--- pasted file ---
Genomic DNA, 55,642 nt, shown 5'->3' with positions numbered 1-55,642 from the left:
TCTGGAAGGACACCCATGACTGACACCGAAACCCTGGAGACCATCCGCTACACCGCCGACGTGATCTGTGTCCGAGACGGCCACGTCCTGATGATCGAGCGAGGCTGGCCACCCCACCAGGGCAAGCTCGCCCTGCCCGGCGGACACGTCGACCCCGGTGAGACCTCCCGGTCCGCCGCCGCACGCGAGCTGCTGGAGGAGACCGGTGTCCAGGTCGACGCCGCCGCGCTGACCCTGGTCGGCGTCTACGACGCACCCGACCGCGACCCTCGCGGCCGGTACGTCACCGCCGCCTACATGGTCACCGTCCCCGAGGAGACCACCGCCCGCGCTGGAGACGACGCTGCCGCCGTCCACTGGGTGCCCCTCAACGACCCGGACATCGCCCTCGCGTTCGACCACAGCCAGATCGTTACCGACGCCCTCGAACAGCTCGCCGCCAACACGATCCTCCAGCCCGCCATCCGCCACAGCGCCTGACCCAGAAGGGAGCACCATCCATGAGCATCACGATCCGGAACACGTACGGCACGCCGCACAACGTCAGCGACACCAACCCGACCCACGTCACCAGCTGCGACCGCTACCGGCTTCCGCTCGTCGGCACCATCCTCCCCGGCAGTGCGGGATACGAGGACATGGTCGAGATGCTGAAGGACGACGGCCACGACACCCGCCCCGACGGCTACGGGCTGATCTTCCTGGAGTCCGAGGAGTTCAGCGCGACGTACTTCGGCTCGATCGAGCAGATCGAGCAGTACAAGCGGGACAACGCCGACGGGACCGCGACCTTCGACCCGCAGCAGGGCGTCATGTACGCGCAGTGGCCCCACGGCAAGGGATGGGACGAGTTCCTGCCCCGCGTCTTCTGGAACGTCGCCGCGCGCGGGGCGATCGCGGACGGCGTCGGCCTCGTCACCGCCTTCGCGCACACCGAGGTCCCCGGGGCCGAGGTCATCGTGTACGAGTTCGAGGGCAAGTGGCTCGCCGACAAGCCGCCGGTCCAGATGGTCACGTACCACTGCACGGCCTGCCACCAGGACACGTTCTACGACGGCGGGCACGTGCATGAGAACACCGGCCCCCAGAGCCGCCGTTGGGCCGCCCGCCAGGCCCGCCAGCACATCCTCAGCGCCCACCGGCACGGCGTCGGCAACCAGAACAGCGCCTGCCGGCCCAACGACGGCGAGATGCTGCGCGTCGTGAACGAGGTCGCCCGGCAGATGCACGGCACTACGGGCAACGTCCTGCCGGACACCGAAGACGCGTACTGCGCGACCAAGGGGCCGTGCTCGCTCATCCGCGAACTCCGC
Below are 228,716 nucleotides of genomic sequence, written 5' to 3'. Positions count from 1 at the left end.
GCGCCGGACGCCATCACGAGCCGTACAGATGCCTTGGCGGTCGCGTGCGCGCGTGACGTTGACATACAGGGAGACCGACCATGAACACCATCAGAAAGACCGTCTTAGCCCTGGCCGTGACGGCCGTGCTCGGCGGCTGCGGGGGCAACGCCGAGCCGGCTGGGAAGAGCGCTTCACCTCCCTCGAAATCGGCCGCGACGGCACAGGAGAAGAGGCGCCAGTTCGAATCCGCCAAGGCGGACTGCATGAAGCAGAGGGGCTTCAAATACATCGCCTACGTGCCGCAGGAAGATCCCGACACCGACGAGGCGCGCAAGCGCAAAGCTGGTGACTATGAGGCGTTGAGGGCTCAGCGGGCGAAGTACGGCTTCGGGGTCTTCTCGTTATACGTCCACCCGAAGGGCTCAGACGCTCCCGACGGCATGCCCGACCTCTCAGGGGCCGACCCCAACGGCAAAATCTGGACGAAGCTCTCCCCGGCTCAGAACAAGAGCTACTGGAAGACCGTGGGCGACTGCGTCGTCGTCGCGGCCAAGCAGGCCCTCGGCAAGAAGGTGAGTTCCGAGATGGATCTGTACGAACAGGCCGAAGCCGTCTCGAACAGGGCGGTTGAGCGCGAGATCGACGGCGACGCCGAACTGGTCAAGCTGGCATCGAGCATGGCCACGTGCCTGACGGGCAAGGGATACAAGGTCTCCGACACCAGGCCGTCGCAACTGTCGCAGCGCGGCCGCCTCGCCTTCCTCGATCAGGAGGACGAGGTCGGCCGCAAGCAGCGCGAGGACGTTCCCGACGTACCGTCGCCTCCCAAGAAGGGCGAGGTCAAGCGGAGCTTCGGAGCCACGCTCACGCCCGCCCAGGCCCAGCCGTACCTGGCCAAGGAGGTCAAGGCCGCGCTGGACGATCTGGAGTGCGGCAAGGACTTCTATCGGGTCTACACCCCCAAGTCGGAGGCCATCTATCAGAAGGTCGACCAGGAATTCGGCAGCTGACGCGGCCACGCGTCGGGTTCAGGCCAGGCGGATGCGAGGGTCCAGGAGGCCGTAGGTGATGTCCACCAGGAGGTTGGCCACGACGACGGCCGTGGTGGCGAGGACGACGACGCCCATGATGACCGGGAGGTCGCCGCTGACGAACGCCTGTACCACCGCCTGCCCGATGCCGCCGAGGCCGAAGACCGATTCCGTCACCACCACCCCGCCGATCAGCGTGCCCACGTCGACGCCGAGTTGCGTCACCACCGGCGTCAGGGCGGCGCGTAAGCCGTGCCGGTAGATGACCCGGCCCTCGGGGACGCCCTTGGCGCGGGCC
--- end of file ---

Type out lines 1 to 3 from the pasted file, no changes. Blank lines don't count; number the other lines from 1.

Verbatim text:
Genomic DNA, 55,642 nt, shown 5'->3' with positions numbered 1-55,642 from the left:
TCTGGAAGGACACCCATGACTGACACCGAAACCCTGGAGACCATCCGCTACACCGCCGACGTGATCTGTGTCCGAGACGGCCACGTCCTGATGATCGAGCGAGGCTGGCCACCCCACCAGGGCAAGCTCGCCCTGCCCGGCGGACACGTCGACCCCGGTGAGACCTCCCGGTCCGCCGCCGCACGCGAGCTGCTGGAGGAGACCGGTGTCCAGGTCGACGCCGCCGCGCTGACCCTGGTCGGCGTCTACGACGCACCCGACCGCGACCCTCGCGGCCGGTACGTCACCGCCGCCTACATGGTCACCGTCCCCGAGGAGACCACCGCCCGCGCTGGAGACGACGCTGCCGCCGTCCACTGGGTGCCCCTCAACGACCCGGACATCGCCCTCGCGTTCGACCACAGCCAGATCGTTACCGACGCCCTCGAACAGCTCGCCGCCAACACGATCCTCCAGCCCGCCATCCGCCACAGCGCCTGACCCAGAAGGGAGCACCATCCATGAGCATCACGATCCGGAACACGTACGGCACGCCGCACAACGTCAGCGACACCAACCCGACCCACGTCACCAGCTGCGACCGCTACCGGCTTCCGCTCGTCGGCACCATCCTCCCCGGCAGTGCGGGATACGAGGACATGGTCGAGATGCTGAAGGACGACGGCCACGACACCCGCCCCGACGGCTACGGGCTGATCTTCCTGGAGTCCGAGGAGTTCAGCGCGACGTACTTCGGCTCGATCGAGCAGATCGAGCAGTACAAGCGGGACAACGCCGACGGGACCGCGACCTTCGACCCGCAGCAGGGCGTCATGTACGCGCAGTGGCCCCACGGCAAGGGATGGGACGAGTTCCTGCCCCGCGTCTTCTGGAACGTCGCCGCGCGCGGGGCGATCGCGGACGGCGTCGGCCTCGTCACCGCCTTCGCGCACACCGAGGTCCCCGGGGCCGAGGTCATCGTGTACGAGTTCGAGGGCAAGTGGCTCGCCGACAAGCCGCCGGTCCAGATGGTCACGTACCACTGCACGGCCTGCCACCAGGACACGTTCTACGACGGCGGGCACGTGCATGAGAACACCGGCCCCCAGAGCCGCCGTTGGGCCGCCCGCCAGGCCCGCCAGCACATCCTCAGCGCCCACCGGCACGGCGTCGGCAACCAGAACAGCGCCTGCCGGCCCAACGACGGCGAGATGCTGCGCGTCGTGAACGAGGTCGCCCGGCAGATGCACGGCACTACGGGCAACGTCCTGCCGGACACCGAAGACGCGTACTGCGCGACCAAGGGGCCGTGCTCGCTCATCCGCGAACTCCGC
Below are 228,716 nucleotides of genomic sequence, written 5' to 3'. Positions count from 1 at the left end.